Although, pseudoleukocytosis secondary to cryoglobulinemia has been described in several case reports, this is the first patient with pseudoleukocytosis with proven hepatitis C-associated cryoglobulinemia. In addition, the highest value recorded for leukocytosis at room temperature was 54,000 cells/mL; our patient had a WBC count as high as 96,000 cells/mL at room temperature.
Other laboratory tests can also be affected. The erythrocyte sedimentation readings at 20°C and 12°C underestimate the true ESR . Pseudothrombocytosis  and pseudolymphocytosis  were even reported with doubling of the platelet counts.
Finally, the presence of cryoglobulin in the blood could raise a challenge in identifying the underlying infectious agent associated with this vasculitis. The precipitation of cryoglobulins from serum can remove the hepatitis C virus and the antibody. The serum can test negative for HCV even by polymerase chain reaction, despite the presence of persistent viremia . In these cases, performing the test on the collected precipitate could give accurate results.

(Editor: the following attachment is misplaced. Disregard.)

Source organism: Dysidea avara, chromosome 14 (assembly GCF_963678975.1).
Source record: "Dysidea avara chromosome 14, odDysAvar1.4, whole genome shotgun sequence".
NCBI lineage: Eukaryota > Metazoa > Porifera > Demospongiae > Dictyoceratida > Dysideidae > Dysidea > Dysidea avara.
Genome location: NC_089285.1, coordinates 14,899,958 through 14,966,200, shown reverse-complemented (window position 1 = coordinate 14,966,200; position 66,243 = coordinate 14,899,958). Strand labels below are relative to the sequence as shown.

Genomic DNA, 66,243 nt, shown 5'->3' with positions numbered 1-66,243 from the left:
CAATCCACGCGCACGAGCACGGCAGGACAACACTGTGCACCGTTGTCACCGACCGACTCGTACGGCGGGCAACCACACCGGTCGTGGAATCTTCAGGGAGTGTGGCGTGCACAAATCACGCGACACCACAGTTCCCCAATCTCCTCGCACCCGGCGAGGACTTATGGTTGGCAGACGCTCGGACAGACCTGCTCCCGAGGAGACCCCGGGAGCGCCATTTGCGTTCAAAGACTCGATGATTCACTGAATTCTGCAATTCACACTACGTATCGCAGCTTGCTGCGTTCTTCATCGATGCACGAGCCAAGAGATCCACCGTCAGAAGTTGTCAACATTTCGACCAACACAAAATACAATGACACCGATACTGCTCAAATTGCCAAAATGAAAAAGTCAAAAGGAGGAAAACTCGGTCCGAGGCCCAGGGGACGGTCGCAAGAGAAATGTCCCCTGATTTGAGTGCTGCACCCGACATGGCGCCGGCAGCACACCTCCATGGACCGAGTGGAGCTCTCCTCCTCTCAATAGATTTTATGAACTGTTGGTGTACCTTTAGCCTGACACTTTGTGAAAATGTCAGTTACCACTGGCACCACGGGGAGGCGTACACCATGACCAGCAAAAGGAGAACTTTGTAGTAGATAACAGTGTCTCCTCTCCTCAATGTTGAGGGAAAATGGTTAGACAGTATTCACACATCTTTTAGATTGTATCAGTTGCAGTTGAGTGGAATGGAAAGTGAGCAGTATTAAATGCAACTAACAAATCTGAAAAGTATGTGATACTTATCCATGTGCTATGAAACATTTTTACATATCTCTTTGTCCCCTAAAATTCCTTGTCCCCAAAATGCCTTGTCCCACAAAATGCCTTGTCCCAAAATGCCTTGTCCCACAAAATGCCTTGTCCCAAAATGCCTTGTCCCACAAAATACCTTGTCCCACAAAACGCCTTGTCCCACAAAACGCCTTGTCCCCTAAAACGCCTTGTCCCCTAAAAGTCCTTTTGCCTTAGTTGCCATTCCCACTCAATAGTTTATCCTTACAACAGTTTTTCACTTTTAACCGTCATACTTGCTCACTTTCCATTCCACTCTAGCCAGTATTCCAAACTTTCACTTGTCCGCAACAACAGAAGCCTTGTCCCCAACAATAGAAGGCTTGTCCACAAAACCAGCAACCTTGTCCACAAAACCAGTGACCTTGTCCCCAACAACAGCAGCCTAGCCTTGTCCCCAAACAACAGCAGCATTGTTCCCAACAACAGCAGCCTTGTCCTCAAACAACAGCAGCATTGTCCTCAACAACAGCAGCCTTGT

Cryoglobulin-induced laboratory artifacts could be a leading element to suspect cryoglobulinemia in several previous case reports . The highest reported pseudoleukocytosis secondary to cryoglobulinemia was 54,000 cells/mL at room temperature. Our patient had a falsely high leucocyte count of 96,000 cells/mL secondary to aggregation of cryoglobins at room temperature. The etiologies of spurious leucocytosis are either platelet aggregation or cryoglobulinemia. Any discrepancy between the automated and manual WBC count should lead to the suspicion of cryoglobulinemia in the clinical setting.
HPF: high power field; LPF: low power field; ESR: erythrocyte sedimentation rate; ANA: anti-nuclear antibody; RNA: ribonucleic acid; WBC: white blood cells; ICU: intensive care unit; HCV: hepatitis C virus
Written informed consent was obtained from the patient for publication of this case report and any accompanying images. A copy of the written consent is available for review by the Editor-in-Chief of this journal.
The authors declare that they have no competing interests.
AG and WB were involved in the care of the patient, in establishing the diagnosis and reviewing the literature. BI and AG collaborated in writing the article. BI also contributed in reviewing and analyzing the literature. MO and SS provided the final review of the article and the analysis of the peripheral smear and the renal biopsy.